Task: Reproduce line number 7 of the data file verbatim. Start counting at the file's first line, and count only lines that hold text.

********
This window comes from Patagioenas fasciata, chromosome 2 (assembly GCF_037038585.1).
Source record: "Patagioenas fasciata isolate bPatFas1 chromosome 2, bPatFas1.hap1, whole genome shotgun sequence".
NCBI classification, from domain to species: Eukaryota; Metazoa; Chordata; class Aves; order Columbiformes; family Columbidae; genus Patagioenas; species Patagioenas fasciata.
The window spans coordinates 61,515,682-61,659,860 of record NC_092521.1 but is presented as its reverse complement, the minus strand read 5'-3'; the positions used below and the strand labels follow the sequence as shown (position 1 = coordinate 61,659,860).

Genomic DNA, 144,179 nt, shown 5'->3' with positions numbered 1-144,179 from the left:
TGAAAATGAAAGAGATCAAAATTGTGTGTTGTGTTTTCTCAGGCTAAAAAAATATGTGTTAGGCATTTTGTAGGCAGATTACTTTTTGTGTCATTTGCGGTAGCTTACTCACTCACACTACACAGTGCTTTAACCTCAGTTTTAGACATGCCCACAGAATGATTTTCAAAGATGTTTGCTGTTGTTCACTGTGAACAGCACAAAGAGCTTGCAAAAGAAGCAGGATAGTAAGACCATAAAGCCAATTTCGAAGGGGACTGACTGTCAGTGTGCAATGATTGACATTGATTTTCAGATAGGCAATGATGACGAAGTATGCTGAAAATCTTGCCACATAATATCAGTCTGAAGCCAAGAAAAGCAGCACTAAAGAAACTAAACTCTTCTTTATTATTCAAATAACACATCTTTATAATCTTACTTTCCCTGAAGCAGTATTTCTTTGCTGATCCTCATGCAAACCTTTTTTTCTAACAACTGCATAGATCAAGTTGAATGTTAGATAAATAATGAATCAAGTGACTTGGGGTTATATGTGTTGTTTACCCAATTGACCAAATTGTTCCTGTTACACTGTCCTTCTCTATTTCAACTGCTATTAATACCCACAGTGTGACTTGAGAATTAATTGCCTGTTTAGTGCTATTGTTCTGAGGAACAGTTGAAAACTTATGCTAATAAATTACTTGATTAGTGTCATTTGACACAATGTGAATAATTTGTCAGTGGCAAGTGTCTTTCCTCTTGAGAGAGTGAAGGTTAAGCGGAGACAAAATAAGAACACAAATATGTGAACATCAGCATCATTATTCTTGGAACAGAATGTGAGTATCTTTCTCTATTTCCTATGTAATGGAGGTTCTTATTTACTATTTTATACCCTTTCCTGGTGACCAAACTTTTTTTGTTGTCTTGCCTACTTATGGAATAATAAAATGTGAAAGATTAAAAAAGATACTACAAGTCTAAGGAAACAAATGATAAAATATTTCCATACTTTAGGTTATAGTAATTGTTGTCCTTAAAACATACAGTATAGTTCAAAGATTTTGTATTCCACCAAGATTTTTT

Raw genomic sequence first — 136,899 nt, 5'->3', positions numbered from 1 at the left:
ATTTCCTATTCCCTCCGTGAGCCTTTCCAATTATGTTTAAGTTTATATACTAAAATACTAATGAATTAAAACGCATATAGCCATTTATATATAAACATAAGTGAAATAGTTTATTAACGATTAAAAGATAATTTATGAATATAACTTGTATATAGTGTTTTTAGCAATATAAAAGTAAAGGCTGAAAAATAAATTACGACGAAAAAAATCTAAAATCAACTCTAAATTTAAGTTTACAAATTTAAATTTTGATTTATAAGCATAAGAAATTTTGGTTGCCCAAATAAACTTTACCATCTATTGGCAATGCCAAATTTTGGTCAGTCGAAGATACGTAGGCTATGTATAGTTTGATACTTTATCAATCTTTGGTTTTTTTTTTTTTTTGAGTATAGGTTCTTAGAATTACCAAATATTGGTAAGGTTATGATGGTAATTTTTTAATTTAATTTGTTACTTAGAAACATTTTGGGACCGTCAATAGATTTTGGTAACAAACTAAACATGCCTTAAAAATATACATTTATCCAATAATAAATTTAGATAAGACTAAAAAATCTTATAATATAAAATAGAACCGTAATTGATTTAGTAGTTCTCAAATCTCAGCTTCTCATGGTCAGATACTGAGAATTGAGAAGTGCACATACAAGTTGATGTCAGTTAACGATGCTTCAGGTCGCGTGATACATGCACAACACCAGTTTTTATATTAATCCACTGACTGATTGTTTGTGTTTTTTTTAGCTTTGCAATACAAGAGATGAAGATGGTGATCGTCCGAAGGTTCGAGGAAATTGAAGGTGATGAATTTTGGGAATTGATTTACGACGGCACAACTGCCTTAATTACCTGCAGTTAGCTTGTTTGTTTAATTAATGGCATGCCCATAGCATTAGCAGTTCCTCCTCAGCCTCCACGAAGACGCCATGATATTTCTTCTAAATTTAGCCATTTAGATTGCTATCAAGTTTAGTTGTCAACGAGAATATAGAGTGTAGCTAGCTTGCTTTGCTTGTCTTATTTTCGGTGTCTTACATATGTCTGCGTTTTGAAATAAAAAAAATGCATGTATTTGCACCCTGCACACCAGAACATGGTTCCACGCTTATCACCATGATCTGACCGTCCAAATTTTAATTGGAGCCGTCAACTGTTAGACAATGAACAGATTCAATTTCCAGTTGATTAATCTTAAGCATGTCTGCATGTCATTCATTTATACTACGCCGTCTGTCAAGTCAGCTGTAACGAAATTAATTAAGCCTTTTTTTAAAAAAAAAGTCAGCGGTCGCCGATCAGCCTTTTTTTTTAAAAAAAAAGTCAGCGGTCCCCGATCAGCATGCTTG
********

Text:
Raw genomic sequence first — 136,899 nt, 5'->3', positions numbered from 1 at the left: